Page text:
HKS is making ambitious strides in Austin: the firm has more than 50 projects in design or under construction in the Austin market, including Domain 9, the Dell Children’s Medical Center expansion and projects in the Rainey Street District including one that may end up being the tallest tower in Texas.
The Bowie, a 36-story apartment tower HKS designed in Austin's Central Business District. (HKS)
“We've been able to do things during the pandemic, and since then, which are really pushing the boundaries of what Austin would typically do. And frankly, what would be done anywhere in the world,” Wilkins said. “Things like having outdoor space on every level of an office tower and creating the spaces not just to be like outdoor spaces, but to be spaces that people can actually enjoy.”
As these projects span all over the city, Lee and Wilkins are observant of how action on certain quality of life factors could be key to preventing problems as Austin draws in a larger population.
For Wilkins, that’s informed by his international work. He’s lived in about half a dozen places in Europe and Asia, starting his career out in Chicago. He’s carried out big projects and was one of the designers of the first LEED platinum building just outside of Hong Kong.
“One thing that we're always needing to be very careful about is looking at things that were not done great,” Wilkins said. “There are mistakes in public transportation in those cities that I worked in overseas, there are mistakes in public housing.”
It’s partly why the pair see Project Connect—the $7.1 billion transit system expansion voters approved in November 2020 that includes light rail lines, a downtown subway and an expanded bus system—as a boon to the city’s future.
Lee said he’s excited that HKS is working on a couple of projects that are along the future lines and sees it as a massive opportunity for the city.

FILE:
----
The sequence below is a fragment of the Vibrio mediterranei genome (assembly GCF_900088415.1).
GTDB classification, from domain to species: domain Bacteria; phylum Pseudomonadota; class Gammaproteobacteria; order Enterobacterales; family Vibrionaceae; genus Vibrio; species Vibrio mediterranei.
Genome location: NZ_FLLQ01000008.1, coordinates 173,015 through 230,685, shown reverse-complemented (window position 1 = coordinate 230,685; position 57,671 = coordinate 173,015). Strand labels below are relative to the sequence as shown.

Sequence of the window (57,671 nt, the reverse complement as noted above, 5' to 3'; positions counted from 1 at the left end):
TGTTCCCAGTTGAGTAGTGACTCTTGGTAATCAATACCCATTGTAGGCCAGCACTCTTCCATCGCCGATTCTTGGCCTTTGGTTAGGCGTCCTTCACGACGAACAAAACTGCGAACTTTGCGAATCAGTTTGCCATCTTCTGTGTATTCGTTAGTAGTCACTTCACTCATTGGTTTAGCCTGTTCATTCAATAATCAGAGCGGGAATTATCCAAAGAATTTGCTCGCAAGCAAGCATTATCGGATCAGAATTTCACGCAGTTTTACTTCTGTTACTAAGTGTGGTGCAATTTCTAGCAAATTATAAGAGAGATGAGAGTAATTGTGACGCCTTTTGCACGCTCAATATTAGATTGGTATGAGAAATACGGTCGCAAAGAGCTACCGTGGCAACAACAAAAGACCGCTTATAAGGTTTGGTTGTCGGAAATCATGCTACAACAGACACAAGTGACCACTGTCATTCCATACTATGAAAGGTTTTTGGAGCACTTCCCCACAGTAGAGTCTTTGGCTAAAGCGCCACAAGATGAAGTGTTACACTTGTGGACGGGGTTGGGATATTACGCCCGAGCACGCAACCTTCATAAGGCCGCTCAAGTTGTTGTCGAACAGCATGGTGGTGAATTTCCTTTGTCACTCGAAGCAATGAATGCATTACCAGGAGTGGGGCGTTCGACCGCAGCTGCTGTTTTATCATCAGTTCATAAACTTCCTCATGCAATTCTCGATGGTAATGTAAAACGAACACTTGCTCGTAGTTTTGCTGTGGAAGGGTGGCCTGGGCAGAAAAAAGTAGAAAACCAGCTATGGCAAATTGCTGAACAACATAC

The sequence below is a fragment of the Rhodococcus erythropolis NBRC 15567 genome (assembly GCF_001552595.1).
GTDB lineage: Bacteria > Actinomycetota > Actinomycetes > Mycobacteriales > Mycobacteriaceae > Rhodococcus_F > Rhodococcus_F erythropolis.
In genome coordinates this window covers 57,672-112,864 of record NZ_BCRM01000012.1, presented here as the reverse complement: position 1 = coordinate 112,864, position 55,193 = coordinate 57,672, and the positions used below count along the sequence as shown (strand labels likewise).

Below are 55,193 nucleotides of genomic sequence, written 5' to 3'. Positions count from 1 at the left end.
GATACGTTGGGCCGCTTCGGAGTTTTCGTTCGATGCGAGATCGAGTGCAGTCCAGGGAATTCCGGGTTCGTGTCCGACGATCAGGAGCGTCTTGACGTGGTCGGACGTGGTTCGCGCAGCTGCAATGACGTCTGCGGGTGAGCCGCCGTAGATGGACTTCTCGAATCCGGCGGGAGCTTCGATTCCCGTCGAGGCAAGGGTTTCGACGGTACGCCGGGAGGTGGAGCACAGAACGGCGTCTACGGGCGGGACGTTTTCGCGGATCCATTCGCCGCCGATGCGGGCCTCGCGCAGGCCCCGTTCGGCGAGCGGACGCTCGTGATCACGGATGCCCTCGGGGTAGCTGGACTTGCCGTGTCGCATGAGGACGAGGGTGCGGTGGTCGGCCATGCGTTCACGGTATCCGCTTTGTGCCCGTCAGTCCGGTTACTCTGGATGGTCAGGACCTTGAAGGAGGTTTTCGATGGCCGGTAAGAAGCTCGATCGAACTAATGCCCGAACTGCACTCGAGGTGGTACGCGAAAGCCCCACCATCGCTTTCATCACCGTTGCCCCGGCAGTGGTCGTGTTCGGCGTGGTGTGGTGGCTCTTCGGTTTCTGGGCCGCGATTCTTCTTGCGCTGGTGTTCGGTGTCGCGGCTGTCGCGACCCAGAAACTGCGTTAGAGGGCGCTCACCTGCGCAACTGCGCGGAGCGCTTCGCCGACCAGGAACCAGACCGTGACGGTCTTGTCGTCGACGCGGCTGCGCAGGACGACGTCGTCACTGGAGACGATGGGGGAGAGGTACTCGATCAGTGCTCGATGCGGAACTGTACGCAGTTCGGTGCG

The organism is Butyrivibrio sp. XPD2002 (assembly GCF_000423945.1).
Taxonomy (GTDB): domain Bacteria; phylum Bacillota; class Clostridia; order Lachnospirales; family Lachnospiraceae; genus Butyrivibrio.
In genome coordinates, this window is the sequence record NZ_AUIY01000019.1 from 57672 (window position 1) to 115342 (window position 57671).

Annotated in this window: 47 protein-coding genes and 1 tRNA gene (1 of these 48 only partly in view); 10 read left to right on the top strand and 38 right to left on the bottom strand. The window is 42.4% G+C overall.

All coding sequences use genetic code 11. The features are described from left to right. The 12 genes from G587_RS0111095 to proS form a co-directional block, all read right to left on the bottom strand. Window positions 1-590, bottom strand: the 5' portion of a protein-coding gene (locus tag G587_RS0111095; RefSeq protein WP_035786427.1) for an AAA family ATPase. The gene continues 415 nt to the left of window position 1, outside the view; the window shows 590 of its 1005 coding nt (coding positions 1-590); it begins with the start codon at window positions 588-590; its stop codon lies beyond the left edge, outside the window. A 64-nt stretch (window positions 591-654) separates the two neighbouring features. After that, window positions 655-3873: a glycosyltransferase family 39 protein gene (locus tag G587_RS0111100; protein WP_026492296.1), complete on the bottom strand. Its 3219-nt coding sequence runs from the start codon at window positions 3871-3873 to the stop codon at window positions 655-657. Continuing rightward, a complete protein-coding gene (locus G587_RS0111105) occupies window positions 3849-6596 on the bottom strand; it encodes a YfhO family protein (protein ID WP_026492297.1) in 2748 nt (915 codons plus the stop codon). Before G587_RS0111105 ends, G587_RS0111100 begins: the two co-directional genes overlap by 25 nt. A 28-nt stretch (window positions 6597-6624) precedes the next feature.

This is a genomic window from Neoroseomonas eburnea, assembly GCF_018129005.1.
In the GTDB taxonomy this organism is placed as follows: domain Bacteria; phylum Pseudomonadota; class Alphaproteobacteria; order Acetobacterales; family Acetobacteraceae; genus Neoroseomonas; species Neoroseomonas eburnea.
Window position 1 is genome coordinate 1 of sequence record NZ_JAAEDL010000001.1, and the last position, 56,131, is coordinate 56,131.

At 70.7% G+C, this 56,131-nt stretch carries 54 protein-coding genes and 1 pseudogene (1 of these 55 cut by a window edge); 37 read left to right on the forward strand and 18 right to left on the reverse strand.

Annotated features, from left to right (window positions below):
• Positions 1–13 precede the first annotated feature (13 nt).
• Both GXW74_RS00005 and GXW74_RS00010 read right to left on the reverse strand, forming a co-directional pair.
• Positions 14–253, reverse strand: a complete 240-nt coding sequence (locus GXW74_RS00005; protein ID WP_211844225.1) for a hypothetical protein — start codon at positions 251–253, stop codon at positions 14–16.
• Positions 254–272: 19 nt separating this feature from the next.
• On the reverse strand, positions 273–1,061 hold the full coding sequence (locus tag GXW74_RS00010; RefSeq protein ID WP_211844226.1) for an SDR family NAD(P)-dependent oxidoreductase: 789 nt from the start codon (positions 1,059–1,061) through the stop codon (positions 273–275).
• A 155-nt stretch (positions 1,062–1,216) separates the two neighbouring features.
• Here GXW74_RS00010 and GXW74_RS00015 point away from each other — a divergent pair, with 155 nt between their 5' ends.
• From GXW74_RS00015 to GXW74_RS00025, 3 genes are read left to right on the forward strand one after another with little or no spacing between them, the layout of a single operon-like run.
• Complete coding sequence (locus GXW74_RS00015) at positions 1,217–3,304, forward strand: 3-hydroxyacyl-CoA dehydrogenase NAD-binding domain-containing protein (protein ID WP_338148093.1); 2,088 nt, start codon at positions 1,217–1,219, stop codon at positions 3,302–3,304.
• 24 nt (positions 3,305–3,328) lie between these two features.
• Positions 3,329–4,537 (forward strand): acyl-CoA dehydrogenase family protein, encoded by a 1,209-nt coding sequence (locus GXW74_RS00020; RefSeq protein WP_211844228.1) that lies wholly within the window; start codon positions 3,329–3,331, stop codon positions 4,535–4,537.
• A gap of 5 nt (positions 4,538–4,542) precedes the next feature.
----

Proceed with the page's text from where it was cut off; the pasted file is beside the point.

“We need to get out of our cars if we can. We just don't have the type of transportation infrastructure in place that needs to be in place,” Lee said. “A lot of major metropolitan and urban cities have subway systems and light rail systems and things like that, where we don't.”
The Ashton (HKS)
Still, someday Austin will. The plan is trudging ahead with moves on anti-displacement initiatives and collecting input on design proposals for key lines. So even while HKS prepares for changes to the city from the ground up, Lee and Wilkins aim to maintain the city’s personality.
“I'm always more about the local place, not the international place, even though I do bring with me international experience,” Wilkins said. “Chi and I are only interested in doing Austin, we're interested in making Austin special, keeping Austin culture.”
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Ricky Williams, the University of Texas football alum who went on to play for the New Orleans Saints and Miami Dolphins, has legally changed his name.
During an appearance on the “The Dan Le Batard Show with Stugotz,” the former “Texas Tornado” said he is now going by Errick Miron.
Miron, who retired from the NFL in 2012, said he made a “really meaningful” change a year and a half ago to take the last name of his wife, Linnea. Though he went by Ricky in his NFL days, his birth name is Errick.
The former Heisman Trophy winner said his fame would sometimes create an “imbalance” in their relationship and social circles.
“One of the ideas that popped into my mind was I can take her last name,” Miron said. “I think it’s cool. It’s somewhere where we can both win.”
Furthermore, Miron said that he didn’t feel connected to the name Williams anyway due to family history.
“It’s one of those family secrets,” Miron said. “My grandma, obviously, back then you don’t say anything. Williams was her husband’s name, but wasn’t my dad’s father. So Williams is not even really my last name. And if you go back far enough, its idea of it is a slave name, so I think of what is even the purpose of a last name. And I find more meaning in this last name than Williams.”